It’s a fact for the history books: In 2004, it first became possible for the individual to amass hundreds and hundreds of friends. New friends, old friends, lost and found friends, borrowed and blue friends—there were seemingly no limits (at one point, 5,000 was Facebook’s limit). This ability to friend-ad-infinitum has been the subject of considerable pop cultural reference and indignant sociological study. But what’s the big deal, really? Haven’t we Indians already managed friend, family, and acquaintance lists in the hundreds and thousands, and not just in virtual worlds? Doesn’t the proof lie in our big, fat Indian weddings?
Of course, not all Indians have thousand-person mela-style nuptials, but I’ve been to enough desi weddings with guest-lists in the hundreds to venture my opening questions. Sometimes, the big, fat wedding is the product of two stereotypically large families, complete with cousins and second-cousins, great-aunts and uncles—the veritable family tree, down to the fallen leaves. Sometimes, there’s an element of one-upmanship that risks entering into the performance of something as universal as a wedding. But more often, the big wedding is a product of something else: the famed Indian appetite for community, extended family, the large heartedness with which we, the story goes, embrace friends, family of friends, friends of family, distant acquaintances, your grandmother’s cousin’s grandchild. (You know who I’m talking about; you delivered her that suitcase in 1995.)
There are other historical factors, too; there are religious particularities and diasporic trends and, of course, the unique circumstances of the families in question. It’s the community question I’m invested in—or rather, how the guest lists for so many Indian weddings get so unbelievably long. The kicker is that invariably the people on the wedding guest list all seem important: old neighbors, formerly good friends, and almost-kin.
These are people you’d feel terrible to exclude; indeed, people who expect to be invited. This manner of expectation stems from what is arguably a distinctly Indian attitude toward friendship. Rather than remain within the province of the present—of those who are currently in your life—or act on the assumption of continued/future friendship, we are inextricably bound to the relationships of our past. Like snowballs barreling down powdered mountains, we go through life in a mode of acquisition. No childhood friend is left behind.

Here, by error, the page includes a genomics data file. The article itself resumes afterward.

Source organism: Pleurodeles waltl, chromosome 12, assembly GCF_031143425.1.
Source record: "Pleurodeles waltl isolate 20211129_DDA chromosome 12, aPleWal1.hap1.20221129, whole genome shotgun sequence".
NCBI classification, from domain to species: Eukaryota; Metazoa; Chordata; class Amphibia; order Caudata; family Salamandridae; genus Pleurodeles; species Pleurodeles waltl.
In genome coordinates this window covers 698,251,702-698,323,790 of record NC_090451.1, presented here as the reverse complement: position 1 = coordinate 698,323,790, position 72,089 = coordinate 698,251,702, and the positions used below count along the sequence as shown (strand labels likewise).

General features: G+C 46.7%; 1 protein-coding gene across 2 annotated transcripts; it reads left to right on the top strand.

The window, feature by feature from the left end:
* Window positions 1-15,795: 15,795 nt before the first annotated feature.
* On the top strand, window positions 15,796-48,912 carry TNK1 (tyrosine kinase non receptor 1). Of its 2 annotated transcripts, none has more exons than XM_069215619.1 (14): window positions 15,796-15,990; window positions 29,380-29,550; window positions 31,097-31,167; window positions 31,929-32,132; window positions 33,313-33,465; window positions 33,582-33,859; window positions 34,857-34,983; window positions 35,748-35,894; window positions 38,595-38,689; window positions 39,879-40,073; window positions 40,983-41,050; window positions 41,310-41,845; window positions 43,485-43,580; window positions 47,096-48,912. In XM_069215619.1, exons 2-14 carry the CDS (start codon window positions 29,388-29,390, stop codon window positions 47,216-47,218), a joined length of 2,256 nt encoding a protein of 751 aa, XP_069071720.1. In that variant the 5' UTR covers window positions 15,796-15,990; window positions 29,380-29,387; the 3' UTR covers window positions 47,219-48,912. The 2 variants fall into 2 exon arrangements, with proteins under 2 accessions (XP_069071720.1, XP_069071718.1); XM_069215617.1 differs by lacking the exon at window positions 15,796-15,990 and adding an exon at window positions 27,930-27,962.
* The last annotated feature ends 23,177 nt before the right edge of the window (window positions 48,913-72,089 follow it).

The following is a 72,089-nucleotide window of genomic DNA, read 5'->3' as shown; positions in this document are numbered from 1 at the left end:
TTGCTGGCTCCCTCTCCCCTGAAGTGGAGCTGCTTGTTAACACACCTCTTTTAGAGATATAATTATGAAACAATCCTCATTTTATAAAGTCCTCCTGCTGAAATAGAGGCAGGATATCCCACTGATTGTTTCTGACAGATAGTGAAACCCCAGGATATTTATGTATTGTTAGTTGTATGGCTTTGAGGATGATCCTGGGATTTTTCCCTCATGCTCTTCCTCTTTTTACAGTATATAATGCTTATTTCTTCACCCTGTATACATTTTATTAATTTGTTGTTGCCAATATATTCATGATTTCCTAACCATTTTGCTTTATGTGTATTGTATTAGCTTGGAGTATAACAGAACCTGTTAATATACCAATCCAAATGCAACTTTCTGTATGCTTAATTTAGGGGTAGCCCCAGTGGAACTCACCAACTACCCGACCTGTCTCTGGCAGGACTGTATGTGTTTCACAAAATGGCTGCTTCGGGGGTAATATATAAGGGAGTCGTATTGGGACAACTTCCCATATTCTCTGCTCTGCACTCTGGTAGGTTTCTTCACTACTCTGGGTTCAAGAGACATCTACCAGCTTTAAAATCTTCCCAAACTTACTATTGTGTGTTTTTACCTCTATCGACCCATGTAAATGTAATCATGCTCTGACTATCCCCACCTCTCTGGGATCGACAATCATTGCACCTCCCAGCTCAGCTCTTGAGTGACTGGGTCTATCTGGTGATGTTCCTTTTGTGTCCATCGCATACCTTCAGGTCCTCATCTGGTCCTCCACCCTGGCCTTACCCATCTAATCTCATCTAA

Yes, I’m generalizing and exaggerating, but with the aim of painting a picture you may nevertheless recognize—if not from your life, then perhaps another’s. In any case, what is at stake today may very well not be an Indian attitude toward friendship, but simply the fetters of social networking technologies and the increasing ease of communication, which together conspire to yoke each of us forever to our pasts.
But since weddings are about a future marriage and family, an alliance for the years to come, the beginning of a journey, and the start of a shared life, does it make sense that they serve as occasions to connect with old friends or distant family? People you haven’t seen for decades, who you probably won’t count on much in the coming years … Let me just say it: folks with whom you frankly have no future?
I’m not advocating a radical break with the past. The people with whom we celebrate our lives should rightly be those with whom we have shared experiences and connections over the years. But I do wonder what it would mean to be more honest about the people who are present in our lives, with whom we remain engaged in the business of living, and with whom past, present, and future merge seamlessly—which is to say necessarily and by mutual design.
This is not a veiled attempt to cut down my own wedding guest list. Honest. My thinking about how and why we maintain expended connections has to do with a nagging fear that we can all only be good friends and relations to so many people. Yes, there’s always more room in the heart, but what does that mean, in practical terms? How many relationships can you manage in a life, and how many do you conduct well? We all know what happens to untended gardens. I, for one, would rather live in the midst of a dozen thriving flowers than participate in the maintenance of a hundred empty pots. The metaphor might be clumsy, but the sentiment is fierce.
Because every once in a way you make a new friend or connect with an old relation, and you want to have, not just adequate, but comfortable space for them in your life. And what does having space for someone really mean? What does it require? (It’s a question that only needs asking in the 21st century, like that other mind-boggler: What exactly is a “friend”?) Maybe having space means having time for a visit or a phone call, an exchange of stories and photos, the airing of grievances and disappointments, for the sharing of joys and celebrations. Maybe, to return to my little garden, it just means room for the planting. But what if that requires crossing someone else off of the list?
The guest list joins those flower pots in the realm of metaphor. Weddings are devices, too, for staging alliances, performing the past, and ensuring futures, which is why the question of who we invite to a wedding has significant relevance to the question of who we call into our lives. I must make, then, another admission: This article is not about Indian weddings or flower gardens or Facebook friend-lists or even guests. It’s a modest addendum to the philosopher’s question: “How should a life be lived?”
Ragini Tharoor Srinivasan is a Ph.D. student in the Department of Rhetoric at the University of California, Berkeley.